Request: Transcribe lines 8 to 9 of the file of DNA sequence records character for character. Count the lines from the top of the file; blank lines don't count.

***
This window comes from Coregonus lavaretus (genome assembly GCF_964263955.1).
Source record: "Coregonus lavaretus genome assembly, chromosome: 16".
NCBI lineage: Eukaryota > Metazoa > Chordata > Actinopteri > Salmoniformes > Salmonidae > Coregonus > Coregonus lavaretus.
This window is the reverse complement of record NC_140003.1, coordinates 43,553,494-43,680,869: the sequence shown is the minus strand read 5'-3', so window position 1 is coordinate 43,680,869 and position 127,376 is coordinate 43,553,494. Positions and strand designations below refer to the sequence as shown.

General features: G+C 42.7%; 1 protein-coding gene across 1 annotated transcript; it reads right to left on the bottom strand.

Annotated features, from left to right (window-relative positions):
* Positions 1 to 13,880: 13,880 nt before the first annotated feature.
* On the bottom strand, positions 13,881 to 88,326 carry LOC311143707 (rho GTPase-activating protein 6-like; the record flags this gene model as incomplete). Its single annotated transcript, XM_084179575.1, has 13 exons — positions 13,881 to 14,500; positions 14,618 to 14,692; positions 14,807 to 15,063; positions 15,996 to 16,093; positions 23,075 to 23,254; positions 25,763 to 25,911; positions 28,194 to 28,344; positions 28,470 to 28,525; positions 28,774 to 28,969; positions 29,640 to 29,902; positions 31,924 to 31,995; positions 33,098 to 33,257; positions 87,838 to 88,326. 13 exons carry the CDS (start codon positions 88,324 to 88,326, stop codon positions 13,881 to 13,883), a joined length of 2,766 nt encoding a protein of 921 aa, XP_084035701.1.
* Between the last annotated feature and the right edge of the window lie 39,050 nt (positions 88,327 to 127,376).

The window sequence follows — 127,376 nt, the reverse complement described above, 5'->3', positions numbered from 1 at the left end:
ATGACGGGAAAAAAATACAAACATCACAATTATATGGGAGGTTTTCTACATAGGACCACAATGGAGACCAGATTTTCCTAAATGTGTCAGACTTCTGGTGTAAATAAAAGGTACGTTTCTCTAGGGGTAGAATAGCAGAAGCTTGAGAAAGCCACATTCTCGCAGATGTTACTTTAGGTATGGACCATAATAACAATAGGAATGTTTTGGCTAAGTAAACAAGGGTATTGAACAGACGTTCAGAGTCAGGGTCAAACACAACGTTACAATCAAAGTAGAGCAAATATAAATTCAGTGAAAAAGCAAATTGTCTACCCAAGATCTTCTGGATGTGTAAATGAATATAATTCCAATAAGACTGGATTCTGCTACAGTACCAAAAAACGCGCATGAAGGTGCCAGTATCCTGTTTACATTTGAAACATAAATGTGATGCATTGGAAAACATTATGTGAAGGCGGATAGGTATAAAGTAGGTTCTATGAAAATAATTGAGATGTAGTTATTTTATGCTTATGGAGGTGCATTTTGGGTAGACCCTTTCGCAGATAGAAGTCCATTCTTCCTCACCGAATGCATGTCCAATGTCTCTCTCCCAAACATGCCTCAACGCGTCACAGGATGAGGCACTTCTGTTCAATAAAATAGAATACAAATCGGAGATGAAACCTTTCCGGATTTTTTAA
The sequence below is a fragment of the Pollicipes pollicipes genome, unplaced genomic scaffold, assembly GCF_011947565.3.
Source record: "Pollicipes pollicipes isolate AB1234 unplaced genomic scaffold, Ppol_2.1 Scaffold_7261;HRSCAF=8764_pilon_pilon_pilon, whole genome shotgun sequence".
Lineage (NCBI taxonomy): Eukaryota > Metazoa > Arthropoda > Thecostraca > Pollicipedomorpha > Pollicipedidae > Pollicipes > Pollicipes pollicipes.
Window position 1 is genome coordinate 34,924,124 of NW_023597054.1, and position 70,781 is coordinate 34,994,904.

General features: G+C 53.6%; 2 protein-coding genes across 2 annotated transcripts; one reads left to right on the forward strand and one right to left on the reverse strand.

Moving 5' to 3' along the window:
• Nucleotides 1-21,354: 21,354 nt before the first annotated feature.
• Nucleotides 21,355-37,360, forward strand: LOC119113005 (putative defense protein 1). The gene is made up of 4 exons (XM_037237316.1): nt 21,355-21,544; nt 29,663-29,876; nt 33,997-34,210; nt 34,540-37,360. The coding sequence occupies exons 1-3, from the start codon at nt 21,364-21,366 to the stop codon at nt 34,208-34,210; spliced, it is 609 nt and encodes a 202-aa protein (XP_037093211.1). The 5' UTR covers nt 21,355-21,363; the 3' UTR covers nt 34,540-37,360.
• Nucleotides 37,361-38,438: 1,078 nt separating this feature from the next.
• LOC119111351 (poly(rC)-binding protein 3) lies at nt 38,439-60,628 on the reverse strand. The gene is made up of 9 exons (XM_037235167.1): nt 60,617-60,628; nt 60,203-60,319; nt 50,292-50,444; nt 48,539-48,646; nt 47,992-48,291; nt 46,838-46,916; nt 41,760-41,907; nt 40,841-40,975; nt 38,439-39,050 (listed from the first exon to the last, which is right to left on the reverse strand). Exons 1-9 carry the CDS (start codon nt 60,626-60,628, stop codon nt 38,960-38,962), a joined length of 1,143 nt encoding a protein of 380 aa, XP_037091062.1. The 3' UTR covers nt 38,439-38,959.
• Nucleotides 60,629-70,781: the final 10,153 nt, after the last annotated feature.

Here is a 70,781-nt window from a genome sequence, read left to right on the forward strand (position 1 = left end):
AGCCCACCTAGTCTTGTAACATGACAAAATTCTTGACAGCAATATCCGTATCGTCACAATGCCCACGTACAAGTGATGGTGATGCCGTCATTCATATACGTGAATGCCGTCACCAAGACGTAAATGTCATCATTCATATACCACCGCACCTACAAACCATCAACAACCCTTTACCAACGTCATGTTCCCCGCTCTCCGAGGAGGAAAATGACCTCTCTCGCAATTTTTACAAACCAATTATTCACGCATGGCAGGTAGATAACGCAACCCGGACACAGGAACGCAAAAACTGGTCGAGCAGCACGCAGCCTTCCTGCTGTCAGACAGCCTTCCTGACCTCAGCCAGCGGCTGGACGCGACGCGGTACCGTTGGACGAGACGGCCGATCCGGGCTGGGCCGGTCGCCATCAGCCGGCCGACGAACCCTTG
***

* On the bottom strand, positions 13,881 to 88,326 carry LOC311143707 (rho GTPase-activating protein 6-like; the record flags this gene model as incomplete). Its single annotated transcript, XM_084179575.1, has 13 exons — positions 13,881 to 14,500; positions 14,618 to 14,692; positions 14,807 to 15,063; positions 15,996 to 16,093; positions 23,075 to 23,254; positions 25,763 to 25,911; positions 28,194 to 28,344; positions 28,470 to 28,525; positions 28,774 to 28,969; positions 29,640 to 29,902; positions 31,924 to 31,995; positions 33,098 to 33,257; positions 87,838 to 88,326. 13 exons carry the CDS (start codon positions 88,324 to 88,326, stop codon positions 13,881 to 13,883), a joined length of 2,766 nt encoding a protein of 921 aa, XP_084035701.1.
* Between the last annotated feature and the right edge of the window lie 39,050 nt (positions 88,327 to 127,376).